6. Lake Louise, Canada

Lake Louise, Canada

Heading back to the great white north, Lake Louise is the third-largest ski resort in Canada. It has been a venue for skiing since the 1920s, making it one of the oldest ski resorts in North America still running today. Lake Louise has 4,200 acres to play in, which include 145 marked sky runs. Like the majority of the mountains on our list, the resort is open all year, giving you ample opportunity to go skiing whenever you need to get out there.

7. Park City, Utah

Park City Utah – Author: Raffi Asdourian – CC BY 2.0

Situated 32 miles from Salt Lake City, Park City Mountain Resort is one of the easiest to get to on this list. The park is perhaps best-known for hosting the 2002 Winter Olympics. There is about 7,300 acres of skiable area, 324 runs, and a top elevation of 10,000 feet. You are not going to run out of things to do on this mountain. Only 15% of the runs are good for beginners, meaning this is not a good mountain to be adventurous with for newbies. If you are a snowboarder, this resort has some of the largest bowls on the entire continent. There is a reason this park is featured in Shaun White’s Xbox game.

8. Aspen, Colorado

Skiers and snowboarders ride up the iconic Lift 1A on Aspen Mountain with downtown Aspen in the background. – Author: AspenSkiingCompany – CC BY-SA 3.0

Aspen is known as one of the best ski resorts in the United States. With 76 runs, and none of them beginner level, Aspen is meant to be a fun place for ski enthusiasts who have already built their passion for it. The area is only open from November to April, making it a good spot for winter skiing, but obviously not for summer skiing. The area had a bad reputation in the early 2000s due to a ban on snowboarding, which has since been lifted.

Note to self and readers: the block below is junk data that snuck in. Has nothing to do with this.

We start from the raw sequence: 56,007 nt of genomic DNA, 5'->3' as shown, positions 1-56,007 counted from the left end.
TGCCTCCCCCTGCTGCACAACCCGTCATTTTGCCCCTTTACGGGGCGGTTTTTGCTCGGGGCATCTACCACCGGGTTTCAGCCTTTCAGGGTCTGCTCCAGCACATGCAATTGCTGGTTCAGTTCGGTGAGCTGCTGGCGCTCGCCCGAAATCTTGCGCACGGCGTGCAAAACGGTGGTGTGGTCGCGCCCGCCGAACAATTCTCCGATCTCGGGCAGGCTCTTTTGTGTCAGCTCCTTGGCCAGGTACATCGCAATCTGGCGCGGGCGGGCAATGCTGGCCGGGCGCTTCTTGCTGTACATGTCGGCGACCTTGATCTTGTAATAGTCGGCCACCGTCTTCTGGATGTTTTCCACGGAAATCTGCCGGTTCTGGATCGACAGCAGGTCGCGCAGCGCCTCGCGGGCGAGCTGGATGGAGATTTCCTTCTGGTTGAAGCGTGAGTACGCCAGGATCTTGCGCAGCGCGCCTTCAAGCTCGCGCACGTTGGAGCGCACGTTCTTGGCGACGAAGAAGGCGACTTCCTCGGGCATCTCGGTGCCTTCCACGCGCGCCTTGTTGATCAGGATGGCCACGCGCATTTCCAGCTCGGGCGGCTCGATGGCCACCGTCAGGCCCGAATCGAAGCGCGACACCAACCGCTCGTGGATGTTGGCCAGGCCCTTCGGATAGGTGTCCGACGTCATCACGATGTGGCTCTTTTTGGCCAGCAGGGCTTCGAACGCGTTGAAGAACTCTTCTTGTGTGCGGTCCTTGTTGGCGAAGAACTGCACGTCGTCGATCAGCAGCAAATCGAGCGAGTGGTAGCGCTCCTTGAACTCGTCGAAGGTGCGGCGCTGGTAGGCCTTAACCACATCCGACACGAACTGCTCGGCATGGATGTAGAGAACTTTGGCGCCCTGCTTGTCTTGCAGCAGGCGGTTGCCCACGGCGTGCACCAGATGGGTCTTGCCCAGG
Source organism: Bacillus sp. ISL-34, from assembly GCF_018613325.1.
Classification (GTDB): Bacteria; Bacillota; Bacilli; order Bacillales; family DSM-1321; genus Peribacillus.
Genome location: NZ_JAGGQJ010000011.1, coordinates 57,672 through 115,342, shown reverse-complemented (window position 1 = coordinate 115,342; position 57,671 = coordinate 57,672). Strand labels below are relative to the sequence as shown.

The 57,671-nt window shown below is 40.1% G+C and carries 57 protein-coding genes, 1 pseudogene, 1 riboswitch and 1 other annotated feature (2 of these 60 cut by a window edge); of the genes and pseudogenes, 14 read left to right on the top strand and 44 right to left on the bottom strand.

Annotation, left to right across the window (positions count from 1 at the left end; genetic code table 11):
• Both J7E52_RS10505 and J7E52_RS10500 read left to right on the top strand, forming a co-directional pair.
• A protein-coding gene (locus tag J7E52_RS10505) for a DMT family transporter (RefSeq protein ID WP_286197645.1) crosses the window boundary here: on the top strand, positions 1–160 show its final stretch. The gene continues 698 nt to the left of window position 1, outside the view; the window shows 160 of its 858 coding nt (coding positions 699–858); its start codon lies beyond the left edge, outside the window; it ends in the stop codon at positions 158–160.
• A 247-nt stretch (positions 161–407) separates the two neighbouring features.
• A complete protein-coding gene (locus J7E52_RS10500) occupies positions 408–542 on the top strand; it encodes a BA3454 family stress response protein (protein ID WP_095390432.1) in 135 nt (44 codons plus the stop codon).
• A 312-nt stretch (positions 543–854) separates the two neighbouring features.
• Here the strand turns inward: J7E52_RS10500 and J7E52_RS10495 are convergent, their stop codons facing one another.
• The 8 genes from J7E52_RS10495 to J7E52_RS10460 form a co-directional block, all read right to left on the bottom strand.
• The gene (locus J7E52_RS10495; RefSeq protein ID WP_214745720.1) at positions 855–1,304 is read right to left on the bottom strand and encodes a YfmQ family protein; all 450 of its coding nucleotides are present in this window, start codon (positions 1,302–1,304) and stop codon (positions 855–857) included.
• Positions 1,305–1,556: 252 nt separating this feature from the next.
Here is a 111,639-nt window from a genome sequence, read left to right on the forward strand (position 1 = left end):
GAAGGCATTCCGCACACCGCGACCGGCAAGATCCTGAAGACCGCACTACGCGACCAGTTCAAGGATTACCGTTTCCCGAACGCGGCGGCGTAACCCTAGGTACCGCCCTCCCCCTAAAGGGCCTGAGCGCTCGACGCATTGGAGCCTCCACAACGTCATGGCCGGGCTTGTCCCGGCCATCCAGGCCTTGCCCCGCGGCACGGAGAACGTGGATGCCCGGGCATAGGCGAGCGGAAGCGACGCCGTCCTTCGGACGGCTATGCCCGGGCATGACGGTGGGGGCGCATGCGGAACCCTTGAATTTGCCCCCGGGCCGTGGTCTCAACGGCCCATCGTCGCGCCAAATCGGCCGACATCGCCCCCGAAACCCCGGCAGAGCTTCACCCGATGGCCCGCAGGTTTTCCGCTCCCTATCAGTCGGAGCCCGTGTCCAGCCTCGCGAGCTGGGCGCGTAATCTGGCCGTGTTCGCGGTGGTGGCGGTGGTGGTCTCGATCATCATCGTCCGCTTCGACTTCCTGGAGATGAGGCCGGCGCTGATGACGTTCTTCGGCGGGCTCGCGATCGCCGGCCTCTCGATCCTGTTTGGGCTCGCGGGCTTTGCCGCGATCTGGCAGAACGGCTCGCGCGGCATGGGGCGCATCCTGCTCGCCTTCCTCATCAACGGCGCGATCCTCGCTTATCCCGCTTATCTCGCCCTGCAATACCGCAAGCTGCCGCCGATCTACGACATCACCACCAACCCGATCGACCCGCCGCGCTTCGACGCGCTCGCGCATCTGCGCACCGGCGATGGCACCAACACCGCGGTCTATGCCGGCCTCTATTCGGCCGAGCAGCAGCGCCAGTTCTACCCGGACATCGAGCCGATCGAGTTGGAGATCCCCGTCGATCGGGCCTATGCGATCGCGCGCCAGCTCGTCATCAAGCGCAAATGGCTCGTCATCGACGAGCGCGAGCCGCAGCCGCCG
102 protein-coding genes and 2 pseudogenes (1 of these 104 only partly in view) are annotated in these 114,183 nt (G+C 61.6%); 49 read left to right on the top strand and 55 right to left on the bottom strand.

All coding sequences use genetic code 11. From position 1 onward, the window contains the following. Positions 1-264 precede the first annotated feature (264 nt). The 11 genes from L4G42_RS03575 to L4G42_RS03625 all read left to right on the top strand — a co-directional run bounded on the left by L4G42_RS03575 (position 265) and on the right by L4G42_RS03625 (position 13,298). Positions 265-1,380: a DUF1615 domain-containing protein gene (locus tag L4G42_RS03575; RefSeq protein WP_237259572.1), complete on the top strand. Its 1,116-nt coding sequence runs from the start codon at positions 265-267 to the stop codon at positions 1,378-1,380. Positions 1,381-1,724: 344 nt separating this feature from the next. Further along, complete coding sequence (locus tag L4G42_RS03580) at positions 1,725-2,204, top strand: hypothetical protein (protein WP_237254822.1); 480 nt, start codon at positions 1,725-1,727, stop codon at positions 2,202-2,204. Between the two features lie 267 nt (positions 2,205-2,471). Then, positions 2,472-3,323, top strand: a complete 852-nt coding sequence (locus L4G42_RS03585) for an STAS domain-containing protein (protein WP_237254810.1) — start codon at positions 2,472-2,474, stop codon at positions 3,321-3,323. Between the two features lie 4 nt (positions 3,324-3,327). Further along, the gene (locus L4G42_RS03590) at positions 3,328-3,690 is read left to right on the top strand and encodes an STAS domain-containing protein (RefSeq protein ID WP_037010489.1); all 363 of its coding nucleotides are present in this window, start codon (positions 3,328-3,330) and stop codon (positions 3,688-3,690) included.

9. Breckenridge, Colorado

Breckenridge, Colorado

Also in Colorado, Breckenridge Ski Resort is one of the most-visited ski resorts in all of North America. Breckenridge has 32 lifts, 155 runs, and 2,908 acres of skiable area, giving you a lot to choose from. The longest run on the mountain is the Four O’clock, which is a run of 3.5 miles. The mountain not only has beginner ski runs, but has intermediate, advanced, and even expert runs. In fact, expert runs make up 36 percent of the mountain, making this a perfect place for experienced skiers looking for a new challenge.

10. Jackson Hole, Wyoming

Jackson Hole, Wyoming

The Jackson Hole Mountain Resort is situated along the Tetons. It is well-known for its 4,139 foot vertical drop, making it a little terrifying, but mostly exciting to ski down. There are a couple of runs that are okay for beginners, but Jackson Hole is really known for its difficult terrain, making it more of a challenge for experienced skiers. There are also areas outside the resort that can be skied on, but you really need to be an expert skier and carry avalanche safety gear with you in order to not find yourself buried.